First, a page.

Urban Fathers' Liberation Front

Confused dads working out the city

I’ve just noticed a clock…

on July 22, 2014

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Can you see the clock?

I’ve been pretty indifferent about the new clock in the middle of Palmers Green high street.  I first got wind of the news that such a project was happening in 2013.  The idea was to liven up the tatty little traffic island in a wider space known locally as ‘The Triangle’ at the main junction in Palmers Green.  There used to be a tree on it, but it had to be removed when it became diseased.  The absence of a feature there has troubled the local influentials ever since.  The clock idea filled me with utter dread; it’s hardly the most original idea and there are many truly great clock towers in other parts of the country that set a high bar for such a focal point – you only have to go down the road to Crouch End to see the iconic impact of a good clock tower.  Also knowing the of the promoters of the idea – the Green Lane Business Association, aggressive objectors to the mini-Holland idea project and on the basis of that meeting lacking any ability to respond to different perspectives – I gave the project a wide berth.

Said clock has now been in place for about a month, and to be honest, it’s barely noticeable, so it hadn’t troubled my sensibilities.  And given it’s so insignificant, I shouldn’t really comment, but the missed opportunity just makes me angry at the waste of public money (some of the funding came from the Residents Priority Fund).

The Triangle – the wider space – in Palmers Green is a reasonable piece of urban design.  Far more than a tatty traffic island, it’s an early 20th century focal point of a compact suburban town centre.  It is framed by well scaled buildings – many of them ornate and historic, rich in colour and detail – and offers interesting views to it on the approach roads.  It’s a busy hive of activity with shops, services and food and drink available on its three sides.  There’s movement across the roads, between the station and the high street, in and out of the shops.  People can sit outside and watch other people.  It is a place with much potential from a sympathetic and effective strategic design approach.  The tree must have once really made it special.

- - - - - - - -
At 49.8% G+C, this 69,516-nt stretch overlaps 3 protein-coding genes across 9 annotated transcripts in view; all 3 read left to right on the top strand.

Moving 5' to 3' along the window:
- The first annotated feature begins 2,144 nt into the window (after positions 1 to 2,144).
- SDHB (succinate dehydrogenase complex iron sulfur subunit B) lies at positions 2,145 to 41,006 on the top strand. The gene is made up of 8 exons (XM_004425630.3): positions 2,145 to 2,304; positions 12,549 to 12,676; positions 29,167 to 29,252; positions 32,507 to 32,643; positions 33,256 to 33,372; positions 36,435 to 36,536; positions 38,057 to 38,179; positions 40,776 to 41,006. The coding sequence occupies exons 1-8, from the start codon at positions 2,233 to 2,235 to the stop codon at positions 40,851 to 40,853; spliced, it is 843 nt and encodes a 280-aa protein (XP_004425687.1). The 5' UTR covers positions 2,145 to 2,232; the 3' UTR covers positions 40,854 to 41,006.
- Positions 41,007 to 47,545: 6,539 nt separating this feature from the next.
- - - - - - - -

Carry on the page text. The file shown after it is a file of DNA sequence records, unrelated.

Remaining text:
Coming through the space this evening, I looked at the clock.  Notwithstanding the effort put it by local traders and craftsmen in bringing it together, and the supposed influences cited from the surroundings, the clock lacks any command or status within the street scene.  It’s small and slender frame is lost; the clock face is often blocked by various paraphernalia surrounding it – traffic lights, street lights, a way finding sign, utility boxes, cctv stands….  It’s been hurriedly plonked in a random part of the island with no thought to the floorscape or the context.  The heritage / Victoriana approach is lazy, tired, undemanding and unoriginal, the lowest common denominator of civic intervention in the public realm and hardly offering the past any respect or the future anything to remember us by.  And do we really need a clock?

A little digging reveals that the designer came to the project late, with no previous experience of built structures and the ideas for the clock imposed upon her.  Consultation on the Palmers Green Community website shows half of those responding disliking the design.

Indifference remains the word.  It’s a missed opportunity in its own right; it’s premature in light of the promised interventions in the wider public realm in the medium term and it’s a bad idea poorly executed with a sloppy design.  Given that it’s lost in a sea of poles on an isolated traffic island, it’s probably just as well no-one will notice it.

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